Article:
The Mary Taylor Moore Residence at 406 East Lake Drive Period has an interesting history that began in one place and moved to another! It will be open for tours this weekend along with seven other homes.
Mary Taylor Moore, this home’s original owner, was employed at nearby UNCG, and she lived here from 1928 through 1948. Moore was a childhood resident of Mount Airy, but moved to the Gate City around 1904. Interestingly, the house was originally constructed on East Lake Drive where Friendly Avenue intersected two blocks south, but with the reconstruction of Friendly Avenue in 1937, Moore’s home was moved to its current site. Like many homeowners in Westerwood at the time, Moore rented rooms in her house to other single professional women. She worked at Women’s College (today UNCG) for 39 years. An alumna of the school, she is remembered as being the first Registrar for the university. Upon her death in 1948, Women’s College President W. C. Jackson reflected that the school “lost one of its most valuable and faithful officers.”
The design of the 2,332 square foot house represents a period in American architecture in which the charming English Cottage styles of the 1920s were being transitioned and streamlined into more simplified forms. In the example of the Taylor House, the steep gable roofline and triple windows of the English Cottage style were tempered with the clean brick walls, shallow eaves, and a simple frame porch influenced by the simpler Minimal Traditional style.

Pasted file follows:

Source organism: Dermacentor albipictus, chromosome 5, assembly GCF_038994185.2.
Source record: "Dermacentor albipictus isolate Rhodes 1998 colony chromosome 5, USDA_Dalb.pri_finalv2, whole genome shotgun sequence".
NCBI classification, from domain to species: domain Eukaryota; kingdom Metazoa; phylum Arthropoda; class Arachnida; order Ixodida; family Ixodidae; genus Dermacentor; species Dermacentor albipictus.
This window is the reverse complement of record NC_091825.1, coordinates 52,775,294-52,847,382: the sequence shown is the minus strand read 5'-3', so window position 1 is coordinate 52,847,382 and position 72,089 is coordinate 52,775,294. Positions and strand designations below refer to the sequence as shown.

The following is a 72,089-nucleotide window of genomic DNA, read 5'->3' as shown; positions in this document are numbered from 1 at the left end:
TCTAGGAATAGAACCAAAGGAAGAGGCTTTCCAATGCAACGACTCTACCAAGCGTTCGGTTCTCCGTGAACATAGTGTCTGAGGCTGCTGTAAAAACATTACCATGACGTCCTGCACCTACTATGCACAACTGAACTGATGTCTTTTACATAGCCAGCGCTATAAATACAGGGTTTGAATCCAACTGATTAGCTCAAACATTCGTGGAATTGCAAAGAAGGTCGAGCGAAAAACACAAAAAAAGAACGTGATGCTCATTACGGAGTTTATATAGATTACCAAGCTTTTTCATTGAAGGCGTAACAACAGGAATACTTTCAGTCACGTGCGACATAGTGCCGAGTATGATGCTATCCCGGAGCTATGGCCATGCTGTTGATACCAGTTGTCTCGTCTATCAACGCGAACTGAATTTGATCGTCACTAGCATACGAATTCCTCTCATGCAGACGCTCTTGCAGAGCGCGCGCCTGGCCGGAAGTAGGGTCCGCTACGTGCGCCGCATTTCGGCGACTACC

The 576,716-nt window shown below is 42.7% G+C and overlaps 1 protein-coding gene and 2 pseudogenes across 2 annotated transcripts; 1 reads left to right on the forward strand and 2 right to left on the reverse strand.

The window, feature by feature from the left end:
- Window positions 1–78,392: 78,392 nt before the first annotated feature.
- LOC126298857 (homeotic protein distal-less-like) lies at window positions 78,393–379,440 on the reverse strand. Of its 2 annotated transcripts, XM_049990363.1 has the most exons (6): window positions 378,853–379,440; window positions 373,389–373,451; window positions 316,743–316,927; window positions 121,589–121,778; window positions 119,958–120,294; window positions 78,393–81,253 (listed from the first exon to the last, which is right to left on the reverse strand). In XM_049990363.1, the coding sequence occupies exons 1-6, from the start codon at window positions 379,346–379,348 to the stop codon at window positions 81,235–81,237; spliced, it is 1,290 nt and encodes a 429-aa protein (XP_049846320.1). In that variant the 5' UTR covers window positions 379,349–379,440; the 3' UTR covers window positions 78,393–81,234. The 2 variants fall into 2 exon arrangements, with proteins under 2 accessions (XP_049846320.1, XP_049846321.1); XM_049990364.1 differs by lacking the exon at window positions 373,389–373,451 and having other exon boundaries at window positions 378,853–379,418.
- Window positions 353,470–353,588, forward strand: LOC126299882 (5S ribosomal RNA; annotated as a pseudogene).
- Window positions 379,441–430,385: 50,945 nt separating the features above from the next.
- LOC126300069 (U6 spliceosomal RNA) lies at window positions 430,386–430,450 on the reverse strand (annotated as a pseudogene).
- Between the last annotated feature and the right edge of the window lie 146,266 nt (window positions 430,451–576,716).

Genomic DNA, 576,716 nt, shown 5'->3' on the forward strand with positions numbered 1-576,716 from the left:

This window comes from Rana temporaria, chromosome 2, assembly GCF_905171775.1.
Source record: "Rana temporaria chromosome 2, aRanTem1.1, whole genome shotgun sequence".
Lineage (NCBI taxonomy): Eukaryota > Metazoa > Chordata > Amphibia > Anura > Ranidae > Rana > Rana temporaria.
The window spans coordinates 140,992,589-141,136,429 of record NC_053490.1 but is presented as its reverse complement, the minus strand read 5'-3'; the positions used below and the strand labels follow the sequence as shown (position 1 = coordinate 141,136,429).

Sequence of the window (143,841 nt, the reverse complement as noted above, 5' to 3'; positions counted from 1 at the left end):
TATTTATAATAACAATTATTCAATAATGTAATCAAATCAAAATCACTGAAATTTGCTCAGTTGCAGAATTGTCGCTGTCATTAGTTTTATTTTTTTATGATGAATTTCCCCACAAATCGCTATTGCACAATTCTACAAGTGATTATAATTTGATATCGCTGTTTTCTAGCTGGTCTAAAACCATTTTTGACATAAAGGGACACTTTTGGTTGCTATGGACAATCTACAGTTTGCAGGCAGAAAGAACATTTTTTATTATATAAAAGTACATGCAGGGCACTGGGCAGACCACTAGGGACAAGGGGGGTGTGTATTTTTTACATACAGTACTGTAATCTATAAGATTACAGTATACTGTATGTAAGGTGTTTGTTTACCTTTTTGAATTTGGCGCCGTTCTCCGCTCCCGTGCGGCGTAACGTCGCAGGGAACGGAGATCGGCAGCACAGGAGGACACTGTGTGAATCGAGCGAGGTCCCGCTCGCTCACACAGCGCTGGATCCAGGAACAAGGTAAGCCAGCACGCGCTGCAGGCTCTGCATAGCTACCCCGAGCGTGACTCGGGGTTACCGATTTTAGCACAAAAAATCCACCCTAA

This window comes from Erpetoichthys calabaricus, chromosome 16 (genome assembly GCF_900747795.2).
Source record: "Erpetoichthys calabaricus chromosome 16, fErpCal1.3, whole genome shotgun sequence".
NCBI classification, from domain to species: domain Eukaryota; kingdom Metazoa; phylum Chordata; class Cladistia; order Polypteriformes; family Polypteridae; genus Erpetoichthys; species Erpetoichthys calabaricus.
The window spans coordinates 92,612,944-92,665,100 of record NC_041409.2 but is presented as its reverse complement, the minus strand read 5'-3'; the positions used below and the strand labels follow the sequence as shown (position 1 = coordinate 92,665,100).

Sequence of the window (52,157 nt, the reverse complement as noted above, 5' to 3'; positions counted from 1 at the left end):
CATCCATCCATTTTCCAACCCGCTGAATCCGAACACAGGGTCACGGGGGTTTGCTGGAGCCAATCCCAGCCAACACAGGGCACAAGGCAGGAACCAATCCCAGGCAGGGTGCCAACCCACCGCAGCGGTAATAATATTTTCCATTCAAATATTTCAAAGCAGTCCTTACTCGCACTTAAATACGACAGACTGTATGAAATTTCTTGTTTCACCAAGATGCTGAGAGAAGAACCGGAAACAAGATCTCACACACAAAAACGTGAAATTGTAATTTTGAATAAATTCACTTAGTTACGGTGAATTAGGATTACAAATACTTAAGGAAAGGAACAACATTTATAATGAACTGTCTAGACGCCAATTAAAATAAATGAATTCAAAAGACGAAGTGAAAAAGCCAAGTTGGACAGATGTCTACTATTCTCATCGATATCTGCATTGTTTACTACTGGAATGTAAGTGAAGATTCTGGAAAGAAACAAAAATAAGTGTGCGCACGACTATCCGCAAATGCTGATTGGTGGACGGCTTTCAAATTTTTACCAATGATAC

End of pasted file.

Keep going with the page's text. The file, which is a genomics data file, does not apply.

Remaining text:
The next long-term owners were Frances and George Ferguson, who acquired the home in 1949. Frances was born in 1904, a native of Germantown, Tennessee. She was a secretary, a member of the First Presbyterian Church of the Covenant, and held a membership in the Periwinkle Garden Club. She is best remembered in Greensboro for serving as the Regent of the Rachel Caldwell chapter of the DAR. Her husband George was born in Delphus, Ohio in 1903. He was an engineer, and served as a department manager at Sears Roebuck department store when the couple acquired the home. Later, he was employed by Burlington Industries, and held memberships with the Shriners and Masons. The couple has two sons that grew up in the house, Larry and George Jr.
After George’s passing in 1981, Frances sold the home to Jeffrey Young. Kenton Robertson purchased the home in 1997, and he remains in the home today with his wife Kathy Devereux. Much work has been done on the house, including an updated kitchen, and a new staircase that leads to a spectacular master bedroom suite housed under the sloped roofline of the second floor.
The 2014 Tour of Historic Homes and Gardens will feature a total of eight vintage homes in the Westerwood neighborhood. The tour will also include the “Village Fayre”, an event that will include food trucks and arts and crafts venues on Saturday, May 17th. Live music will include Larry G. Davis – Acoustic Jazz, Westerwood String Band – Folk, and Joel Landau – Beatles Sing-A-Long.
Tickets are available at each home along the tour. Check our website, and our Facebook page for additional tour information.
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